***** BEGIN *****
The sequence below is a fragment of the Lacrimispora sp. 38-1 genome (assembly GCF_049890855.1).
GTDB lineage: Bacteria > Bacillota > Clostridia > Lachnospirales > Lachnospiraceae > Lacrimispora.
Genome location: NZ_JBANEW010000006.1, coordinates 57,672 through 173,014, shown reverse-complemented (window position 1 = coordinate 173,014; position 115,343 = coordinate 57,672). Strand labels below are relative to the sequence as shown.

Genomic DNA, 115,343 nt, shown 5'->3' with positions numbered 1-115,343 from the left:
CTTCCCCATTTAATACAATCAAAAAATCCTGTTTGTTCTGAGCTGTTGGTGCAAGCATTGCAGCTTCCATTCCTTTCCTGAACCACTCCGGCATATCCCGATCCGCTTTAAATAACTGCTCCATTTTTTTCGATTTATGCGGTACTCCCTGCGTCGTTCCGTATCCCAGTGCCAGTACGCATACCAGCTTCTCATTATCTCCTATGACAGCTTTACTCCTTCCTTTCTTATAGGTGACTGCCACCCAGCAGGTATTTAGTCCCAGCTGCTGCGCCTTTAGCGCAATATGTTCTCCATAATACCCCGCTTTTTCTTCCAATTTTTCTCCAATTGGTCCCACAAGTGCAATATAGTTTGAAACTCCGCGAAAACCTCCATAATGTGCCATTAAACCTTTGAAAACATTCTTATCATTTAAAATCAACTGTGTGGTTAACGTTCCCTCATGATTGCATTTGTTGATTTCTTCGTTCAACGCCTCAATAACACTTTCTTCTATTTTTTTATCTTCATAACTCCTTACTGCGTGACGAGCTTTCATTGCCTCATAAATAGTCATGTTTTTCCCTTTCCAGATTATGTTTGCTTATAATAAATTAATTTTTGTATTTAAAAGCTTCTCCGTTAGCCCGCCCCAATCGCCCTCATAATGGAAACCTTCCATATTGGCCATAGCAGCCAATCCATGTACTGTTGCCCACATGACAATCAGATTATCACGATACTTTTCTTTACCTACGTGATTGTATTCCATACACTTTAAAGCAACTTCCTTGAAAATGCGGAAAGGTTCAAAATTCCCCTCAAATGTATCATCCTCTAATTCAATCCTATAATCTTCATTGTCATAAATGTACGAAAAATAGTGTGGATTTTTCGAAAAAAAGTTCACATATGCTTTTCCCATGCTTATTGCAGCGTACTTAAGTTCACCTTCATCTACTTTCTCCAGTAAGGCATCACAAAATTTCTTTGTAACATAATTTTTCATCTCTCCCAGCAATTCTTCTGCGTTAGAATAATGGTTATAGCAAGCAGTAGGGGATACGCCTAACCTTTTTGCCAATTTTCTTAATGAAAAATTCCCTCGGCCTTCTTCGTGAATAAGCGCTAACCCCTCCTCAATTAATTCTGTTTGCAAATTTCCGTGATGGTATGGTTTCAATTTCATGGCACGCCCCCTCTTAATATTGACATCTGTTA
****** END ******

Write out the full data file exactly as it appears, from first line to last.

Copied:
The sequence below is a fragment of the Lacrimispora sp. 38-1 genome (assembly GCF_049890855.1).
GTDB lineage: Bacteria > Bacillota > Clostridia > Lachnospirales > Lachnospiraceae > Lacrimispora.
Genome location: NZ_JBANEW010000006.1, coordinates 57,672 through 173,014, shown reverse-complemented (window position 1 = coordinate 173,014; position 115,343 = coordinate 57,672). Strand labels below are relative to the sequence as shown.

Genomic DNA, 115,343 nt, shown 5'->3' with positions numbered 1-115,343 from the left:
CTTCCCCATTTAATACAATCAAAAAATCCTGTTTGTTCTGAGCTGTTGGTGCAAGCATTGCAGCTTCCATTCCTTTCCTGAACCACTCCGGCATATCCCGATCCGCTTTAAATAACTGCTCCATTTTTTTCGATTTATGCGGTACTCCCTGCGTCGTTCCGTATCCCAGTGCCAGTACGCATACCAGCTTCTCATTATCTCCTATGACAGCTTTACTCCTTCCTTTCTTATAGGTGACTGCCACCCAGCAGGTATTTAGTCCCAGCTGCTGCGCCTTTAGCGCAATATGTTCTCCATAATACCCCGCTTTTTCTTCCAATTTTTCTCCAATTGGTCCCACAAGTGCAATATAGTTTGAAACTCCGCGAAAACCTCCATAATGTGCCATTAAACCTTTGAAAACATTCTTATCATTTAAAATCAACTGTGTGGTTAACGTTCCCTCATGATTGCATTTGTTGATTTCTTCGTTCAACGCCTCAATAACACTTTCTTCTATTTTTTTATCTTCATAACTCCTTACTGCGTGACGAGCTTTCATTGCCTCATAAATAGTCATGTTTTTCCCTTTCCAGATTATGTTTGCTTATAATAAATTAATTTTTGTATTTAAAAGCTTCTCCGTTAGCCCGCCCCAATCGCCCTCATAATGGAAACCTTCCATATTGGCCATAGCAGCCAATCCATGTACTGTTGCCCACATGACAATCAGATTATCACGATACTTTTCTTTACCTACGTGATTGTATTCCATACACTTTAAAGCAACTTCCTTGAAAATGCGGAAAGGTTCAAAATTCCCCTCAAATGTATCATCCTCTAATTCAATCCTATAATCTTCATTGTCATAAATGTACGAAAAATAGTGTGGATTTTTCGAAAAAAAGTTCACATATGCTTTTCCCATGCTTATTGCAGCGTACTTAAGTTCACCTTCATCTACTTTCTCCAGTAAGGCATCACAAAATTTCTTTGTAACATAATTTTTCATCTCTCCCAGCAATTCTTCTGCGTTAGAATAATGGTTATAGCAAGCAGTAGGGGATACGCCTAACCTTTTTGCCAATTTTCTTAATGAAAAATTCCCTCGGCCTTCTTCGTGAATAAGCGCTAACCCCTCCTCAATTAATTCTGTTTGCAAATTTCCGTGATGGTATGGTTTCAATTTCATGGCACGCCCCCTCTTAATATTGACATCTGTTA